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Cracking open the Crown Property Bureau

From Manager, December 6, 2020
Thanathorn: There are many nice title deeds inside… Once it opens, my brother will have lands for development… and become rich.
On the safe: The Crown Property Bureau
Caption: That’s why… he encourages the kids.

[Refers to Thanathorn’s brother Sakulthorn Juangroongruangkit who is facing questioning over allegations as to whether he was associated with two people who were jailed for taking bribes to bypass the Crown Property Bureau’s land-leasing process.
Anti-government protest leaders Parit “Penguin” Chiwarak and Panusaya “Rung” Sithijirawattanakul and Arnon Nampa (shown trying to get into the safe) have strongly criticized the management of the Crown Property Bureau.
The cartoon illustrates the belief that politicians are behind the protests and are eager to capitalize on the sacrifices of the students.]

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Beckoning the kids to impose the charges

From Thairath, November 27, 2020
Title: Nang Kwak, for harmony and compromise.
On Wissanu’s shoulder-strap: Harmony
On sign held by the protester: Stop threatening people. Too [PM Prayuth] get out.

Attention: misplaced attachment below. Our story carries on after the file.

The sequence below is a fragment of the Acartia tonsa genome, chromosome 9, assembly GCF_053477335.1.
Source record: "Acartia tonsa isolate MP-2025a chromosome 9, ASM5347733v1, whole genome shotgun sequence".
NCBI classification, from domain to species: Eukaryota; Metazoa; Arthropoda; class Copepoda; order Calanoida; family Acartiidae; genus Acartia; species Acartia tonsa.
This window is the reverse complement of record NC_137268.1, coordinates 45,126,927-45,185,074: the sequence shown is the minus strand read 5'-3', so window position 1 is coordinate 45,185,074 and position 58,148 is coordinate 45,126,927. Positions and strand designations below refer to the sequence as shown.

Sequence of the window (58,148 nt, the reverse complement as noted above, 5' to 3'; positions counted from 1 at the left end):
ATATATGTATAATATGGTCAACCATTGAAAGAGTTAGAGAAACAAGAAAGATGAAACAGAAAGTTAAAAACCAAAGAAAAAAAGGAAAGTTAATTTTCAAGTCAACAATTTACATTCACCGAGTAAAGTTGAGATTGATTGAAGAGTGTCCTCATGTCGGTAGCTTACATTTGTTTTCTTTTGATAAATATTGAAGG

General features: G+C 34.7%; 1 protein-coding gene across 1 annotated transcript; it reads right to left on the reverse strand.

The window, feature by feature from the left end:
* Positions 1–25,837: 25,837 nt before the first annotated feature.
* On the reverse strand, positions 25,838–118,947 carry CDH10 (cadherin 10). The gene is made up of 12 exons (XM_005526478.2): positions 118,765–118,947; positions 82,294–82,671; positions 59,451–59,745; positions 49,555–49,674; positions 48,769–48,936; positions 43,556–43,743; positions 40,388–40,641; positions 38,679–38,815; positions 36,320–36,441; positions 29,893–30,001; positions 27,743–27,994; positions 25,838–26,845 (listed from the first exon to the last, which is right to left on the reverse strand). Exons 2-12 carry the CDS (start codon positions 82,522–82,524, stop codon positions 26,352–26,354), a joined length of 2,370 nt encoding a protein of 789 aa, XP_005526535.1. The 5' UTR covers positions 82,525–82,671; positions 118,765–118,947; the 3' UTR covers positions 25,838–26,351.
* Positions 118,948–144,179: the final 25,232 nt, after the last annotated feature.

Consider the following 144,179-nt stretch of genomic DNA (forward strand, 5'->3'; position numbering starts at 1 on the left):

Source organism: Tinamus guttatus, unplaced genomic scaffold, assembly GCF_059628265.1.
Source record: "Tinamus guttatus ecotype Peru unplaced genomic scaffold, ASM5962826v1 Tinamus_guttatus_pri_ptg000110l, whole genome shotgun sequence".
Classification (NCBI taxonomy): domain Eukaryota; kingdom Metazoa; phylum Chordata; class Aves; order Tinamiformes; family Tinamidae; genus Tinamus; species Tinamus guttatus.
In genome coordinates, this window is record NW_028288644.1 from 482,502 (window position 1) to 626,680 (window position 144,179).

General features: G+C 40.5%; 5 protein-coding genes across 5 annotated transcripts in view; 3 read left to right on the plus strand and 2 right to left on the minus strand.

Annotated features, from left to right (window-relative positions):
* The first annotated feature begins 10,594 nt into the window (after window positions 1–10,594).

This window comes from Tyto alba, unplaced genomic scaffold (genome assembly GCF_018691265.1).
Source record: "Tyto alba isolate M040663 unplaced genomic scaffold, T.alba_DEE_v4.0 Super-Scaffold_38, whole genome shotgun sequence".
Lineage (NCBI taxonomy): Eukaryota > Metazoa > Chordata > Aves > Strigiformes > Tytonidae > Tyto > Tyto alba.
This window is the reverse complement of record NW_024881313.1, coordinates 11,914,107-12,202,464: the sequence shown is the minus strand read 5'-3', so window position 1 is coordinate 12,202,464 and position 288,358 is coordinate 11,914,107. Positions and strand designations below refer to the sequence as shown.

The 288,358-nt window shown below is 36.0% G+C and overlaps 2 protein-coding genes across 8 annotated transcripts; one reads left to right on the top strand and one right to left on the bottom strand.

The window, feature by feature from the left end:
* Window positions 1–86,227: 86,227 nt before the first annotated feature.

On sign held by PM Prayuth: Arrest them and impose all charges.
Phi Nooring: ฺBeckoning the kids to impose the charges.
Mouse: True or false.

[Refers to the proposal from the parliament to set up a committee to create reconciliation between the anti-government student protesters and the government.
The cartoon illustrates Deputy PM Wissanu as Nang Kwak, a woman spirit or household divinity of Thai folklore (Deputy PM Wissanu denied that he would be the head of the committee). This spirit has a beckoning arm, which swings back and forth with a palm-down gesture to indicate it is beckoning all the good things to it. In this case, beckoning all parties to participate in this committee.
In Thai style, some one committing a crime in public is not arrested and dragged away on the spot, but paperwork is done and then this person is summoned (sometimes the authorities say “invited”) to the police station so they may be charged. The cartoonist makes a joke that the government reconciliation committee is really beckoning the students to it so that the government can charge them with crimes.]